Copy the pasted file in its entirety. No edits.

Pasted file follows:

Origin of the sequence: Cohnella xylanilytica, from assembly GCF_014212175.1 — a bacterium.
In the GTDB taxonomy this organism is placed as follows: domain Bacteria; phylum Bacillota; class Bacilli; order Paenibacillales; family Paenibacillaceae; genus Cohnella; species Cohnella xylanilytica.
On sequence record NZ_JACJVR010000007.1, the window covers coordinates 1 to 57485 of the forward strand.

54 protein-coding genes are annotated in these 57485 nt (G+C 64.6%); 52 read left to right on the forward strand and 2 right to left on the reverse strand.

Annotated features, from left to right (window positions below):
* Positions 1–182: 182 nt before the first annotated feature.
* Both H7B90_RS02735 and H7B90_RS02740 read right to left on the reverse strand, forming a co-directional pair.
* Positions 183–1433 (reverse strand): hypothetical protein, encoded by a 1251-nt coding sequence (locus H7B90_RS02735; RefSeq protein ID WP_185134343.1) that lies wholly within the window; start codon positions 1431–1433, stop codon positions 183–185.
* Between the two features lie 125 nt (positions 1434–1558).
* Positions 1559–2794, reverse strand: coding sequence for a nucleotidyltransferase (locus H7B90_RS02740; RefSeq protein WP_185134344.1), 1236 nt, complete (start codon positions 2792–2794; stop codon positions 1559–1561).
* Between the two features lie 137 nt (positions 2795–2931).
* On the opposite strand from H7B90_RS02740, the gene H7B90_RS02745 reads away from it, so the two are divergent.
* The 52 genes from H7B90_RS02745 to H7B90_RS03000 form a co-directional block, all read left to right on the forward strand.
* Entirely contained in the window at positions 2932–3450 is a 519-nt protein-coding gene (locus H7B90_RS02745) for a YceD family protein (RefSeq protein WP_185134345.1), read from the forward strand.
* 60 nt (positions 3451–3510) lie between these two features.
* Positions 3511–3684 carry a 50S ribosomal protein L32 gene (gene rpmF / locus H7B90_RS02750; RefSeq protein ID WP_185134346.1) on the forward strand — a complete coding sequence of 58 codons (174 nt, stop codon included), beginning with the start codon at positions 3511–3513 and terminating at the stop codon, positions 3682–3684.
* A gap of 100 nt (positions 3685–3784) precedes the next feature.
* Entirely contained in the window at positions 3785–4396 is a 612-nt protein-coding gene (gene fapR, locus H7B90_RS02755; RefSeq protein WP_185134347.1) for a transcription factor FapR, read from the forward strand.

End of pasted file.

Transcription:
Origin of the sequence: Cohnella xylanilytica, from assembly GCF_014212175.1 — a bacterium.
In the GTDB taxonomy this organism is placed as follows: domain Bacteria; phylum Bacillota; class Bacilli; order Paenibacillales; family Paenibacillaceae; genus Cohnella; species Cohnella xylanilytica.
On sequence record NZ_JACJVR010000007.1, the window covers coordinates 1 to 57485 of the forward strand.

54 protein-coding genes are annotated in these 57485 nt (G+C 64.6%); 52 read left to right on the forward strand and 2 right to left on the reverse strand.

Annotated features, from left to right (window positions below):
* Positions 1–182: 182 nt before the first annotated feature.
* Both H7B90_RS02735 and H7B90_RS02740 read right to left on the reverse strand, forming a co-directional pair.
* Positions 183–1433 (reverse strand): hypothetical protein, encoded by a 1251-nt coding sequence (locus H7B90_RS02735; RefSeq protein ID WP_185134343.1) that lies wholly within the window; start codon positions 1431–1433, stop codon positions 183–185.
* Between the two features lie 125 nt (positions 1434–1558).
* Positions 1559–2794, reverse strand: coding sequence for a nucleotidyltransferase (locus H7B90_RS02740; RefSeq protein WP_185134344.1), 1236 nt, complete (start codon positions 2792–2794; stop codon positions 1559–1561).
* Between the two features lie 137 nt (positions 2795–2931).
* On the opposite strand from H7B90_RS02740, the gene H7B90_RS02745 reads away from it, so the two are divergent.
* The 52 genes from H7B90_RS02745 to H7B90_RS03000 form a co-directional block, all read left to right on the forward strand.
* Entirely contained in the window at positions 2932–3450 is a 519-nt protein-coding gene (locus H7B90_RS02745) for a YceD family protein (RefSeq protein WP_185134345.1), read from the forward strand.
* 60 nt (positions 3451–3510) lie between these two features.
* Positions 3511–3684 carry a 50S ribosomal protein L32 gene (gene rpmF / locus H7B90_RS02750; RefSeq protein ID WP_185134346.1) on the forward strand — a complete coding sequence of 58 codons (174 nt, stop codon included), beginning with the start codon at positions 3511–3513 and terminating at the stop codon, positions 3682–3684.
* A gap of 100 nt (positions 3685–3784) precedes the next feature.
* Entirely contained in the window at positions 3785–4396 is a 612-nt protein-coding gene (gene fapR, locus H7B90_RS02755; RefSeq protein WP_185134347.1) for a transcription factor FapR, read from the forward strand.